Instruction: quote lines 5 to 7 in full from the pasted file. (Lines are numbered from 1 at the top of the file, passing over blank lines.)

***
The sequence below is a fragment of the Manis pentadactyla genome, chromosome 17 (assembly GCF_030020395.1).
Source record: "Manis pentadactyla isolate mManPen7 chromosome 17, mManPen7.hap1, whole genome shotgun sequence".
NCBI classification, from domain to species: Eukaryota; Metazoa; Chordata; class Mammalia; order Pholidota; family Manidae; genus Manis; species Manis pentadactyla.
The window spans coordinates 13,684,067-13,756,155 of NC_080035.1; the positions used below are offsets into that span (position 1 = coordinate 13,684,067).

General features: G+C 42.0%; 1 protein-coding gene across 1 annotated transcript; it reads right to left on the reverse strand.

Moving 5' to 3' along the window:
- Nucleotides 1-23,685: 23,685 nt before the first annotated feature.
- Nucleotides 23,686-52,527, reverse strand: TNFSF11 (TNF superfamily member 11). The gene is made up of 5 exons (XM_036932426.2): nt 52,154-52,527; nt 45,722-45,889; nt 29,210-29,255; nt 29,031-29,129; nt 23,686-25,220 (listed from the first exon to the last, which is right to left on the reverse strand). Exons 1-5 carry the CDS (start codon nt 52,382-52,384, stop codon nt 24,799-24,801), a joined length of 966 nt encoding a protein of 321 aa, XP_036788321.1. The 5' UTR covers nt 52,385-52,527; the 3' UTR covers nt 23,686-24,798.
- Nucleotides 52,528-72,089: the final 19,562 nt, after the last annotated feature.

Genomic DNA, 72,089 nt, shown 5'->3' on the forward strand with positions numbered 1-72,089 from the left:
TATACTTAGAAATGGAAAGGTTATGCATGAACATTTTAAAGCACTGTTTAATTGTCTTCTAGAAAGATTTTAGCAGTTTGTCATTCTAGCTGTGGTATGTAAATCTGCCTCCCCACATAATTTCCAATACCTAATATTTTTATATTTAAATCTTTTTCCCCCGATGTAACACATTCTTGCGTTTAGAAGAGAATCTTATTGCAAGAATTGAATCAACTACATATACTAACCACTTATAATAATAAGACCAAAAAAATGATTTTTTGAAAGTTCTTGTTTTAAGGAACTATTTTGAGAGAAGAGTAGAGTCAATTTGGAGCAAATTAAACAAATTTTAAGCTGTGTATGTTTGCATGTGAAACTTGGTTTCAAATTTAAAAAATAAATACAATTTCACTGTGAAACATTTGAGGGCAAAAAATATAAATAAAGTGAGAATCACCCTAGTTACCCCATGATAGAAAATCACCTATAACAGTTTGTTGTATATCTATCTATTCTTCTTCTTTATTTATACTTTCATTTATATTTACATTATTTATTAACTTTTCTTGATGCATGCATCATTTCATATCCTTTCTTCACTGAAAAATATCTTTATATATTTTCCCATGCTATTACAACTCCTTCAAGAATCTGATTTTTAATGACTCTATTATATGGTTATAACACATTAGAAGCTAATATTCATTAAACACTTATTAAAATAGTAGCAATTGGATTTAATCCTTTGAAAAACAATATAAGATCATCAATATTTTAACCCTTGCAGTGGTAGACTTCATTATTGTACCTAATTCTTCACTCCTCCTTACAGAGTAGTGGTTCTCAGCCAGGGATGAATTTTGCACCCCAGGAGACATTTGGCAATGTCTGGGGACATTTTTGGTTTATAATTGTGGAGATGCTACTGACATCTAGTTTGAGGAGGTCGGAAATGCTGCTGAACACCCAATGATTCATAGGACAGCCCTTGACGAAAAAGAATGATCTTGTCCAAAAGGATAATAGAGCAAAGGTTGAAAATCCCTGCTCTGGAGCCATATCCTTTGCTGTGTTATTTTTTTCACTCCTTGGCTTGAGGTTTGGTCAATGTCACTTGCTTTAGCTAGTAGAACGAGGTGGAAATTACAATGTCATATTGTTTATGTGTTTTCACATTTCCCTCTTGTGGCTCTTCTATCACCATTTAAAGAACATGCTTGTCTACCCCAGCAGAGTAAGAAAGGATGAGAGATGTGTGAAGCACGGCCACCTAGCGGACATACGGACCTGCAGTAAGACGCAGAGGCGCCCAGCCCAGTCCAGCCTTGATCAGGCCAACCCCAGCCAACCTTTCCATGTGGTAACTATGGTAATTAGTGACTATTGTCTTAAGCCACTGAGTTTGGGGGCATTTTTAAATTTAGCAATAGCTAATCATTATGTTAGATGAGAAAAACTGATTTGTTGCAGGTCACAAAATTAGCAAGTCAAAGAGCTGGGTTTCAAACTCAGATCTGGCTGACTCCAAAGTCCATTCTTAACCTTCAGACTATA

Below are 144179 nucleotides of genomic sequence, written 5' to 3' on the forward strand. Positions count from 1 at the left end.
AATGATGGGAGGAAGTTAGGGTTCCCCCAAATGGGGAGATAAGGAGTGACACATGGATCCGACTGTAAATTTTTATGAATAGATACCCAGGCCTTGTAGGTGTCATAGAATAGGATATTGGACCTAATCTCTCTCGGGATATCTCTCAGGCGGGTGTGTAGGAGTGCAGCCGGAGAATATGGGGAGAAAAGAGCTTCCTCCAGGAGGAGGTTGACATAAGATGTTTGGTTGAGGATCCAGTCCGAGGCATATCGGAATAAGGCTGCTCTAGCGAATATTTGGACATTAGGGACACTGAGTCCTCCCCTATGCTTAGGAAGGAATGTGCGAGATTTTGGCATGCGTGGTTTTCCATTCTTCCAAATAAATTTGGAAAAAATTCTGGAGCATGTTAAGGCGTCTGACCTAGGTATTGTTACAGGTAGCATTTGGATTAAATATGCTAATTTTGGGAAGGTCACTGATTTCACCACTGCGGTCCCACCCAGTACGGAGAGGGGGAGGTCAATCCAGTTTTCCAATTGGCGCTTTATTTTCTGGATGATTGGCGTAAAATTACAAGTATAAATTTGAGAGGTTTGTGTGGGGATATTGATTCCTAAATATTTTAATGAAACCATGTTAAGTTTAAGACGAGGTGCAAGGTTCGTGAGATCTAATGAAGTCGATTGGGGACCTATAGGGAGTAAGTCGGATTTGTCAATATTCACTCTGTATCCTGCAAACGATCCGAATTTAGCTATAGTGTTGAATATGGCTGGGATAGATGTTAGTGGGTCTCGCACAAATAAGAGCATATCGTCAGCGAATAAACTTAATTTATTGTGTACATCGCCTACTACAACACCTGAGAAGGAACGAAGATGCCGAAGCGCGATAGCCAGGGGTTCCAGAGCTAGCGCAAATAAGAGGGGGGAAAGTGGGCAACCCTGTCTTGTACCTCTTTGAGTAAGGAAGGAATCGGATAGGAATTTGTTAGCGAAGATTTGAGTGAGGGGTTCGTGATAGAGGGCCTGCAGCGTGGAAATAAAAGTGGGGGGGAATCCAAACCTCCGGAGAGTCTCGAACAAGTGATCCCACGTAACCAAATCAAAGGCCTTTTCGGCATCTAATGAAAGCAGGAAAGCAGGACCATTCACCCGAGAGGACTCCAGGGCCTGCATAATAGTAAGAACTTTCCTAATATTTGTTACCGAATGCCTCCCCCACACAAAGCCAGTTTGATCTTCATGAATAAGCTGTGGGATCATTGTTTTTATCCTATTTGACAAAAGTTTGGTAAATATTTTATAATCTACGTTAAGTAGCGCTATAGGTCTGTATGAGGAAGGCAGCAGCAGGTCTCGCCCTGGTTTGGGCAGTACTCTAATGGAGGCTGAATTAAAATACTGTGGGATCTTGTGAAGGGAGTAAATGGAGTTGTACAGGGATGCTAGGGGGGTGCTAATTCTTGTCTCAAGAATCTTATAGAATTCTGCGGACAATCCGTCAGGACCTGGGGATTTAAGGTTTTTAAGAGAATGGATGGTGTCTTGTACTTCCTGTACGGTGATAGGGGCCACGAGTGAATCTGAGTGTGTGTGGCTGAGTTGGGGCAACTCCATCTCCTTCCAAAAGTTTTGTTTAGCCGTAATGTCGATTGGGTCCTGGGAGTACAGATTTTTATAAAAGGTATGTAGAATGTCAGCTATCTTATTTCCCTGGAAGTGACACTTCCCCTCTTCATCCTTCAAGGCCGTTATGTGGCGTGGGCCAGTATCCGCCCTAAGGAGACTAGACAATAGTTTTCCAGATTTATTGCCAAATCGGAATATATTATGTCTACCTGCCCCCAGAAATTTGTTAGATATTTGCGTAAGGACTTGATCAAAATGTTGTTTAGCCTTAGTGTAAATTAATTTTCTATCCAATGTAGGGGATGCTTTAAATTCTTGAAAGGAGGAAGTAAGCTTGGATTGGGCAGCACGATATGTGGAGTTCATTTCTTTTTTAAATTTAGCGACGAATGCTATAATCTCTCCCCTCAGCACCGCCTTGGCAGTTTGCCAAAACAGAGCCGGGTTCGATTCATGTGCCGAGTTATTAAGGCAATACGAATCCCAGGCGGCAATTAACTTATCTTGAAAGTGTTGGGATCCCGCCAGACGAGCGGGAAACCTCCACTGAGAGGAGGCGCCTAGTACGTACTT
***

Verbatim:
General features: G+C 42.0%; 1 protein-coding gene across 1 annotated transcript; it reads right to left on the reverse strand.

Moving 5' to 3' along the window:
- Nucleotides 1-23,685: 23,685 nt before the first annotated feature.